African Transition Zone
The African Transition Zone divides North Africa from the rest of Africa because of climatic and cultural dynamics. Cultural conflicts and desertification are frequent in the zone. Dry, arid type B climates, common in the Sahara Desert, are dominant north of the zone. Tropical type A climates prevail south of the zone. Global climate changes continue to shape the continent. The shifting sands of the Sahara are slowly moving southward toward the tropics. Desertification in the zone continues as natural conditions and human activity place pressure on the region through overgrazing and the lack of precipitation. Type B climates resurface again south of the tropics in the southern latitudes. The Kalahari and Namib Deserts are located in Southern Africa, mainly in Botswana and Namibia countries.
For a continent as vast as Africa, Subsaharan Africa does not have extended mountain ranges comparable to those in North or South America, Europe, Asia, or Antarctica. There are, however, on the Ethiopian Highlands, the Ethiopian Plateau, that reaches as high as 15,000 feet in elevation. East Africa has several well-known volcanic peaks that are high in elevation. The tallest point in Africa, Mt. Kilimanjaro, in Tanzania near the border with Kenya, is 19,340 feet high. Nearby in Kenya, Mt. Kenya is 17,058 feet high. The Rwenzori Mountains on The Congo/Uganda border reach more than 16,000 feet in elevation and create a rain shadow effect. Permanent glaciers exist on these ranges even though they are near the equator. On the western side of the continent, Mt. Cameroon in Central Africa is more than 13,000 feet in elevation. South Africa’s Cape Ranges are low-lying mountains no higher than about 6,000 feet. The continent of Africa consists of basins and plateaus without long mountain chains. The plateaus can range more than 1,000–2,500 feet in elevation. The only continuous feature is the eastern rift valleys that run along the tectonic plate boundaries from the Red Sea through to South Africa.
The main rivers of Africa include the Nile, Niger, Congo, and the Zambezi. The Nile River competes with the Amazon for the status as the longest river in the world; the White Nile branch begins in Lake Victoria in East Africa, and the Blue Nile branch starts in Lake Tana in Ethiopia. The Niger flows through West Africa; its mouth is in Nigeria. The Congo River crosses the equator with a large tropical drainage basin that creates water flow second only to the Amazon in volume. The Zambezi River in the south is famous for the extensive Victoria Falls on the Zambia and Zimbabwe border. Victoria Falls is considered the largest waterfall in the world. Other significant rivers exist, such as the Orange River, which makes up part of the border between South Africa and Namibia.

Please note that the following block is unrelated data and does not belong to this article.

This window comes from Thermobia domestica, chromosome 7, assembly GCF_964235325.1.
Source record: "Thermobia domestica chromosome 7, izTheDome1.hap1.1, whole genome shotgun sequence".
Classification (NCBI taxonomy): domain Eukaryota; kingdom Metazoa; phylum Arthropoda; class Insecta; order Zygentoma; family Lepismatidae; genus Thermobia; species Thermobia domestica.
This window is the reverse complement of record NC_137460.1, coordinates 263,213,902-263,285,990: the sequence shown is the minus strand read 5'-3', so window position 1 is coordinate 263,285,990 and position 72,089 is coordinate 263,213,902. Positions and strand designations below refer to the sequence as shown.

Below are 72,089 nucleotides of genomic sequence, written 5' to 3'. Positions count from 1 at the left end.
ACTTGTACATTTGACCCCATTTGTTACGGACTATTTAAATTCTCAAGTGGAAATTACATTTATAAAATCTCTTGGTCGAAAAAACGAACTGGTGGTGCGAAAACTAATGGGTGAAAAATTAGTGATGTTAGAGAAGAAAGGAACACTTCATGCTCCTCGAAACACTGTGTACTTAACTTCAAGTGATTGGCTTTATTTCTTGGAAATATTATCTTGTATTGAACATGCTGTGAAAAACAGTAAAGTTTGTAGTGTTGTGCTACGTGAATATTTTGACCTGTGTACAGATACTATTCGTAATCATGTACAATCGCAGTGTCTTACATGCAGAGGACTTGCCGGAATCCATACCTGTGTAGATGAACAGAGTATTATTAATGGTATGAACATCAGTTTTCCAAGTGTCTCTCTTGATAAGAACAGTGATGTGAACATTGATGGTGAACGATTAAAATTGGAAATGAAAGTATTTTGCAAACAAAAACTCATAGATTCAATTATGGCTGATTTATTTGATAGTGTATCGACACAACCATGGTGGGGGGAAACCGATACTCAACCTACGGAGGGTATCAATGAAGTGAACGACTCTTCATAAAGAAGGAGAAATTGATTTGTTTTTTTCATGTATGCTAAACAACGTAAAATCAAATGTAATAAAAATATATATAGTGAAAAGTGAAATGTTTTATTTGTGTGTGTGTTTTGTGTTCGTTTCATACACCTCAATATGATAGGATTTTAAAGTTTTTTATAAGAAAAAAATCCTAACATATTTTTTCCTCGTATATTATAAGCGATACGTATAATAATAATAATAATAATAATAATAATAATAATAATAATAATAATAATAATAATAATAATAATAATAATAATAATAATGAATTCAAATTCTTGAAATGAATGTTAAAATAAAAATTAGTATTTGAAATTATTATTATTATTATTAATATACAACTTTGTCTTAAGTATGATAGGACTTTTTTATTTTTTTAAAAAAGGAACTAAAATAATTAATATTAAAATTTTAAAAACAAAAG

There are several large lakes in Subsaharan Africa. The largest is Lake Victoria, which borders several East African countries and is considered the second largest lake in the world. Only Lake Superior in North America has a greater surface area. Several large lakes are located in the rift valleys of the east, and three of the largest lakes along the western rift are Lake Malawi, Lake Tanganyika, and Lake Albert. To the northeast of these in Kenya is Lake Turkana, which reaches to the Ethiopian border. Lake Chad is located in the African Transition Zone on the border between Chad, Mali, and Nigeria. Lake Chad has been severely reduced in size in recent years.
The equator runs through the center of Subsaharan Africa, providing tropical type A climates. These regions usually have more rainfall, resulting in lighter, leached-out soils that may not be as productive as regions with more fertile volcanic soils, such as those found in the rift valleys. Root crops are conventional in Africa, as are millet and corn (maize). The savanna regions of the east and south have seasonal rains that affect the growing season. Soils in savanna areas are usually not as productive and cannot be depended on to fulfill the growing populations’ agricultural needs. Savannas are usually grasslands or scrub forests with a seasonal precipitation pattern. Cattle and livestock grazing are common in savannas, and migrations are frequent to follow seasonal grazing conditions. In specific areas of Southern Africa, more extensive farming operations exist in type C climates. However, Subsaharan Africa is not blessed with the vast regions of fertile alluvial soils in the Northern Hemisphere. The ever-growing agrarian population has always depended on the land for food and sustenance, but these conditions are not favorable for Africa’s future. Populations are growing faster than any increase in agricultural production.
Increasing populations in Subsaharan Africa are taxing the natural environment. Where the carrying capacity has been exceeded, the natural capital is being depleted at an unsustainable rate. Deforestation occurs in areas where firewood is in high demand, and trees are cut down faster than they can grow back. Expanding human populations are also encroaching on the natural biodiversity for which the African continent is renowned. Large game animals such as rhinoceroses, elephants, and lions have been hunted or poached with devastating consequences. The creation of game preserves and national parks has stemmed this tide, but poaching remains a serious problem even in these protected areas. Gorilla and chimpanzee populations have also been stressed by human population growth. Humans are killing these animals for bushmeat, and human activities are reducing their habitats.
Poaching and Conservation
Droughts and Famine
Maps of the Region
The following story maps examine wildlife conservation, famine, sanitation, and civil war across the region.
Transcending Boundaries in Conservation
Managing Protected Areas
On the Front Line of Famine
Sanitation and Waterwaste in Africa
Nigeria in Crisis
Somalia in Crisis